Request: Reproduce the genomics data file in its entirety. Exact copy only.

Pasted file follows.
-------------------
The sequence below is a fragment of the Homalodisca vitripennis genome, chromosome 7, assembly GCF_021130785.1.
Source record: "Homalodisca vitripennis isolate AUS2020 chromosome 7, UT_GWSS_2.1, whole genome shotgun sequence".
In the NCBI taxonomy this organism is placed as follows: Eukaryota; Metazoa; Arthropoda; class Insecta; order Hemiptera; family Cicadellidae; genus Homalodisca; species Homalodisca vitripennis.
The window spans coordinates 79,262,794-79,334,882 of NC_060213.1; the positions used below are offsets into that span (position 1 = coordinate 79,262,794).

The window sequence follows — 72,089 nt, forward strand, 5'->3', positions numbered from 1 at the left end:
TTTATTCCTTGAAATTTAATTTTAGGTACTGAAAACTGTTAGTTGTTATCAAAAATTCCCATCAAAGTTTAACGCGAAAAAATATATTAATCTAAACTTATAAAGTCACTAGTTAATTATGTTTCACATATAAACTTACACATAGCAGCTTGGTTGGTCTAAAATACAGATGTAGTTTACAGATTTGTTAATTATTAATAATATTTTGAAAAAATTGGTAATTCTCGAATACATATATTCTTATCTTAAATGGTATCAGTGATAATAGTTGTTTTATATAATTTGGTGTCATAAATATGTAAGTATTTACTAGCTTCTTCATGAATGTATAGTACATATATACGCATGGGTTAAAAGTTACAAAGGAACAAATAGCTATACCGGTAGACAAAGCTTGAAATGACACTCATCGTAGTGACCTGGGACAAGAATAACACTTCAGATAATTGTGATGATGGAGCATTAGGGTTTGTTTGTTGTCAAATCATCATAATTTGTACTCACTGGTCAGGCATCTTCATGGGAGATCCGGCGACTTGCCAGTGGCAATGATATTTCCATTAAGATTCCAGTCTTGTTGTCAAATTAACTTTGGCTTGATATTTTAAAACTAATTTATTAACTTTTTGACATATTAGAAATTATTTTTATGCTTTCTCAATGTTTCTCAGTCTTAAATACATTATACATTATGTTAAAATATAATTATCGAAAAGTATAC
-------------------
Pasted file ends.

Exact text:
The sequence below is a fragment of the Homalodisca vitripennis genome, chromosome 7, assembly GCF_021130785.1.
Source record: "Homalodisca vitripennis isolate AUS2020 chromosome 7, UT_GWSS_2.1, whole genome shotgun sequence".
In the NCBI taxonomy this organism is placed as follows: Eukaryota; Metazoa; Arthropoda; class Insecta; order Hemiptera; family Cicadellidae; genus Homalodisca; species Homalodisca vitripennis.
The window spans coordinates 79,262,794-79,334,882 of NC_060213.1; the positions used below are offsets into that span (position 1 = coordinate 79,262,794).

The window sequence follows — 72,089 nt, forward strand, 5'->3', positions numbered from 1 at the left end:
TTTATTCCTTGAAATTTAATTTTAGGTACTGAAAACTGTTAGTTGTTATCAAAAATTCCCATCAAAGTTTAACGCGAAAAAATATATTAATCTAAACTTATAAAGTCACTAGTTAATTATGTTTCACATATAAACTTACACATAGCAGCTTGGTTGGTCTAAAATACAGATGTAGTTTACAGATTTGTTAATTATTAATAATATTTTGAAAAAATTGGTAATTCTCGAATACATATATTCTTATCTTAAATGGTATCAGTGATAATAGTTGTTTTATATAATTTGGTGTCATAAATATGTAAGTATTTACTAGCTTCTTCATGAATGTATAGTACATATATACGCATGGGTTAAAAGTTACAAAGGAACAAATAGCTATACCGGTAGACAAAGCTTGAAATGACACTCATCGTAGTGACCTGGGACAAGAATAACACTTCAGATAATTGTGATGATGGAGCATTAGGGTTTGTTTGTTGTCAAATCATCATAATTTGTACTCACTGGTCAGGCATCTTCATGGGAGATCCGGCGACTTGCCAGTGGCAATGATATTTCCATTAAGATTCCAGTCTTGTTGTCAAATTAACTTTGGCTTGATATTTTAAAACTAATTTATTAACTTTTTGACATATTAGAAATTATTTTTATGCTTTCTCAATGTTTCTCAGTCTTAAATACATTATACATTATGTTAAAATATAATTATCGAAAAGTATAC